Each word was accompanied by a tremendous thwack. He fell so heartily into the business as to become unwary. Robin and the rest, hearing the shouting and noise, came speeding down the road, with Stuteley recovered already. They chanced on a strange sight.

Berry, old Warrenton, and the outlaw were dancing about in an agony of rage, helpless and blind, and striking vain blows at empty air. The man with the three hats was belaboring them with his staff so thoroughly as to have become a man with no hat at all. They all were tumbled upon the road.

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"Why all this haste?" roared he, not noticing Robin or the others. "Why will you not tarry for my money? 'Tis strange that no man will wait upon me this day, whilst I am in so generous a mood!" He sprang up and down, whacking them without ceasing. His feet encountered one of his many hats and ruthlessly kicked it aside.

"'Tis Much the Miller!" cried Robin, recognizing him by his voice. "'Tis the miller who helped to save me in Sherwood. Friend, you have never yet paid me my guinea, and I now do claim it of you."

Master Much ceased his occupation. He turned warily about to Robin. So soon as he had looked well at him, he dropped his stick and came over very frankly to him.

"So it's the gipsy?" said he, grinning all over his broad face. "And they have neither flayed you nor hanged you yet? And are these fellows with you?"

"We are the free men of Sherwood," said Robin, "and were coming to Lincoln to get ourselves new clothes and weapons. Also we had hoped to find other good men and true willing to join with us."

Much went up to Stuteley, and craved his pardon very handsomely at this. "Had I but looked at you, friend, I might have known you for the other gipsy, and these fellows for some of those who did save you both from Master Carfax. That is always my way: but never have I been so sorry for't as on this day, for now, through being too hasty, I have lost your good will."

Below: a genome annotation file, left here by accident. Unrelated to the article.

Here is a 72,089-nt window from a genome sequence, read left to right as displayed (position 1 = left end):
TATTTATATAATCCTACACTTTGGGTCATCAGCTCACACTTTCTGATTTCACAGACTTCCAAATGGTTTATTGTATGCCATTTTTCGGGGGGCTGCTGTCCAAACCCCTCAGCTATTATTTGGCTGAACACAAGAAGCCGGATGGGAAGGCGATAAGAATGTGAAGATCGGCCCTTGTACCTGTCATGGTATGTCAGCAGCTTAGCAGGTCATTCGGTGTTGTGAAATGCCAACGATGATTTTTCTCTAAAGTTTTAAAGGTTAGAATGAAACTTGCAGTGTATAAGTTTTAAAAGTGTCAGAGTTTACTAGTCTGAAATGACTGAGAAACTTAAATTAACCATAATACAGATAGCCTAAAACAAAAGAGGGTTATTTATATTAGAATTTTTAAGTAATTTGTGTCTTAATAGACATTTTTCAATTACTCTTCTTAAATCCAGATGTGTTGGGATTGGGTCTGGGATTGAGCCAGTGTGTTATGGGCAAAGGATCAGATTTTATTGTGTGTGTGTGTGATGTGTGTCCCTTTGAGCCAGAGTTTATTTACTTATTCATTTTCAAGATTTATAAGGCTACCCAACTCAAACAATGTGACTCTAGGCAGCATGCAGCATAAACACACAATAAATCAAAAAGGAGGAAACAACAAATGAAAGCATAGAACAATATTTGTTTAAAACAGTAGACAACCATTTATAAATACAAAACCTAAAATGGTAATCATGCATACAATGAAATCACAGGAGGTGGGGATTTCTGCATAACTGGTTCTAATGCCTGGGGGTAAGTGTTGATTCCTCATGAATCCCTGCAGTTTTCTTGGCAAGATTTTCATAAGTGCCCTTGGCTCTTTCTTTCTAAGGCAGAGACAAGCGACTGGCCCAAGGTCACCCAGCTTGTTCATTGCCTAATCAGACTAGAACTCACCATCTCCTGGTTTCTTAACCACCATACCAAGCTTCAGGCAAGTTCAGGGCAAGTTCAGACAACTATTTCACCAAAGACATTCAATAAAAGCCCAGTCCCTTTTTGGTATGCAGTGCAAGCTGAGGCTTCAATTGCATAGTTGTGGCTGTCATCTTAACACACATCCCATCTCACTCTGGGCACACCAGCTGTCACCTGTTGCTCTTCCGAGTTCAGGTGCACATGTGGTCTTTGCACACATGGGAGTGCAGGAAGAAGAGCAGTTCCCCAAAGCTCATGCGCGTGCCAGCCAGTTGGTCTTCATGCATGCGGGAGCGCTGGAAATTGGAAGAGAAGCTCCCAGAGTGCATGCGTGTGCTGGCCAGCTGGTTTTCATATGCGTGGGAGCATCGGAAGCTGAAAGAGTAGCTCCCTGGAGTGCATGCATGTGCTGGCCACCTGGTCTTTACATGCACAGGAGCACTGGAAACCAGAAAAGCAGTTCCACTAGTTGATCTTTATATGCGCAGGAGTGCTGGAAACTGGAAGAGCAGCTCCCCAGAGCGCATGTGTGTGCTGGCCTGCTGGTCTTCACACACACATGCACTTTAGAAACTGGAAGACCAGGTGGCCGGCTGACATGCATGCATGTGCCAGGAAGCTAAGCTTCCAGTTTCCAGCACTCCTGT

"Nay, Master Miller, but that is not so," said Stuteley.

Warrenton and Berry at first were inclined to play with the miller as he had with them; but Robin pleaded so well for good fellowship that, after a little, peace was proclaimed.

Much, to atone for his misdeeds, undertook to do their business in Lincoln; and set himself busily to work on their behalf. He found them all comfortable and quiet quarters where they might stay unnoticed and unmolested, and Stuteley went with Robin to buy the cloth for their suits.

They stayed in and about the old town for nearly three weeks, until all were well equipped. Much asked that he might join with them and bring his friend Midge and a few other merry souls.

Robin explained to him that they had rules, which, although few and

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simple, were strict, and that they had, at present, no especial leader, since all had elected to remain equal and free, observing the same laws and pledged to each other in loyalty unto death. A common bond of independence bound them.

"Why, then, Master, we are your men," said Much; "for we are all sick to death of the Normans and their high-handed ways, to tell truth; and right gladly will we take services with you."

"I am not the first or only man of our company," began Robin, smiling; but hasty Much interrupted him with a great oath.

"You shall be my captain, gipsy, I promise you! And captain of us Lincoln men; for you did beat me in archery before the Prince, so I am bound to own you as master. Here's my hand on it; and Midge's too. Come hither, Midge, and swear fealty to Robin of Locksley."

Robin recognized Midge for the ferret-faced man who had been with Much at the tourney. Both insisted on paying over to Stuteley the amount of the wager lost by them on that day.

The outlaws returned to Sherwood well satisfied; and at Barnesdale went on perfecting their plans and adding to their numbers. The day came at length for them to announce themselves.

Next: Chapter 17